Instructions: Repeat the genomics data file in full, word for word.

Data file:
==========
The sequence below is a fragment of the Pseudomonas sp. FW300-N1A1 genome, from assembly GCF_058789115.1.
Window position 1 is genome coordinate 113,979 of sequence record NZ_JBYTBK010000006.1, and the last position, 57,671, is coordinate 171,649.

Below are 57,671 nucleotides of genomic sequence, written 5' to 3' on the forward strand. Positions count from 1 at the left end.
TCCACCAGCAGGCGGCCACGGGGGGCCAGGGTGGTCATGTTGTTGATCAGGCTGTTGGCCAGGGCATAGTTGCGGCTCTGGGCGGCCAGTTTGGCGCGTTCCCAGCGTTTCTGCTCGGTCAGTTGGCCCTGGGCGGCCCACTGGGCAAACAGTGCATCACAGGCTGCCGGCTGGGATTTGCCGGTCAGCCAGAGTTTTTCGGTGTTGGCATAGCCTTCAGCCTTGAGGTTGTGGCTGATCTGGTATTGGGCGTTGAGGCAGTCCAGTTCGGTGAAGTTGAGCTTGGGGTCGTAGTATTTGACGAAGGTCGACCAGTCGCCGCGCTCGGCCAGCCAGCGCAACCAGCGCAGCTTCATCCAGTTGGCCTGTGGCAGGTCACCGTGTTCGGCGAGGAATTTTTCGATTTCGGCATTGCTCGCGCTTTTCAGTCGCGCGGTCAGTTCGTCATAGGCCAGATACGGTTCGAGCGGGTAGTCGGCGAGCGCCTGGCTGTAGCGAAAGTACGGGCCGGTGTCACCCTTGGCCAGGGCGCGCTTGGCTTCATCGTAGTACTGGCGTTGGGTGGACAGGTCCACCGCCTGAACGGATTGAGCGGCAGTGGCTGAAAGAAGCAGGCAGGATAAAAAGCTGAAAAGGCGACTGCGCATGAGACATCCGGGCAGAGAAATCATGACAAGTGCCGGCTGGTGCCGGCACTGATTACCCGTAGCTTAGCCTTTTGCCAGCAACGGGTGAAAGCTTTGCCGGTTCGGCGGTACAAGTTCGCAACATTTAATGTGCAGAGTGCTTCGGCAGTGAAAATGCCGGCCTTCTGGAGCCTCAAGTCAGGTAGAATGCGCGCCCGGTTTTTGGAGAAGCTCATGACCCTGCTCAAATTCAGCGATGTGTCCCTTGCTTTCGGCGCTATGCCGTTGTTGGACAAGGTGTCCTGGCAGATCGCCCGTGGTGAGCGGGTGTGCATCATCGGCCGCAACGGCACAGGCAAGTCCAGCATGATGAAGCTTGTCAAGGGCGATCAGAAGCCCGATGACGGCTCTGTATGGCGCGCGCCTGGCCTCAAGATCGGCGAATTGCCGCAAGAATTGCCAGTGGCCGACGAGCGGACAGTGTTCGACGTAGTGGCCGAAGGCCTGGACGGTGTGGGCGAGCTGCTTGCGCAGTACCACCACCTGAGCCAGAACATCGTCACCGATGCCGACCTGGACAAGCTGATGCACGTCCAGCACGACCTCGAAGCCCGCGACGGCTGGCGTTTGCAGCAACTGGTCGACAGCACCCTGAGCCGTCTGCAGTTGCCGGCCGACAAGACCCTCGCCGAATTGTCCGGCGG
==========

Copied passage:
The sequence below is a fragment of the Pseudomonas sp. FW300-N1A1 genome, from assembly GCF_058789115.1.
Window position 1 is genome coordinate 113,979 of sequence record NZ_JBYTBK010000006.1, and the last position, 57,671, is coordinate 171,649.

Below are 57,671 nucleotides of genomic sequence, written 5' to 3' on the forward strand. Positions count from 1 at the left end.
TCCACCAGCAGGCGGCCACGGGGGGCCAGGGTGGTCATGTTGTTGATCAGGCTGTTGGCCAGGGCATAGTTGCGGCTCTGGGCGGCCAGTTTGGCGCGTTCCCAGCGTTTCTGCTCGGTCAGTTGGCCCTGGGCGGCCCACTGGGCAAACAGTGCATCACAGGCTGCCGGCTGGGATTTGCCGGTCAGCCAGAGTTTTTCGGTGTTGGCATAGCCTTCAGCCTTGAGGTTGTGGCTGATCTGGTATTGGGCGTTGAGGCAGTCCAGTTCGGTGAAGTTGAGCTTGGGGTCGTAGTATTTGACGAAGGTCGACCAGTCGCCGCGCTCGGCCAGCCAGCGCAACCAGCGCAGCTTCATCCAGTTGGCCTGTGGCAGGTCACCGTGTTCGGCGAGGAATTTTTCGATTTCGGCATTGCTCGCGCTTTTCAGTCGCGCGGTCAGTTCGTCATAGGCCAGATACGGTTCGAGCGGGTAGTCGGCGAGCGCCTGGCTGTAGCGAAAGTACGGGCCGGTGTCACCCTTGGCCAGGGCGCGCTTGGCTTCATCGTAGTACTGGCGTTGGGTGGACAGGTCCACCGCCTGAACGGATTGAGCGGCAGTGGCTGAAAGAAGCAGGCAGGATAAAAAGCTGAAAAGGCGACTGCGCATGAGACATCCGGGCAGAGAAATCATGACAAGTGCCGGCTGGTGCCGGCACTGATTACCCGTAGCTTAGCCTTTTGCCAGCAACGGGTGAAAGCTTTGCCGGTTCGGCGGTACAAGTTCGCAACATTTAATGTGCAGAGTGCTTCGGCAGTGAAAATGCCGGCCTTCTGGAGCCTCAAGTCAGGTAGAATGCGCGCCCGGTTTTTGGAGAAGCTCATGACCCTGCTCAAATTCAGCGATGTGTCCCTTGCTTTCGGCGCTATGCCGTTGTTGGACAAGGTGTCCTGGCAGATCGCCCGTGGTGAGCGGGTGTGCATCATCGGCCGCAACGGCACAGGCAAGTCCAGCATGATGAAGCTTGTCAAGGGCGATCAGAAGCCCGATGACGGCTCTGTATGGCGCGCGCCTGGCCTCAAGATCGGCGAATTGCCGCAAGAATTGCCAGTGGCCGACGAGCGGACAGTGTTCGACGTAGTGGCCGAAGGCCTGGACGGTGTGGGCGAGCTGCTTGCGCAGTACCACCACCTGAGCCAGAACATCGTCACCGATGCCGACCTGGACAAGCTGATGCACGTCCAGCACGACCTCGAAGCCCGCGACGGCTGGCGTTTGCAGCAACTGGTCGACAGCACCCTGAGCCGTCTGCAGTTGCCGGCCGACAAGACCCTCGCCGAATTGTCCGGCGG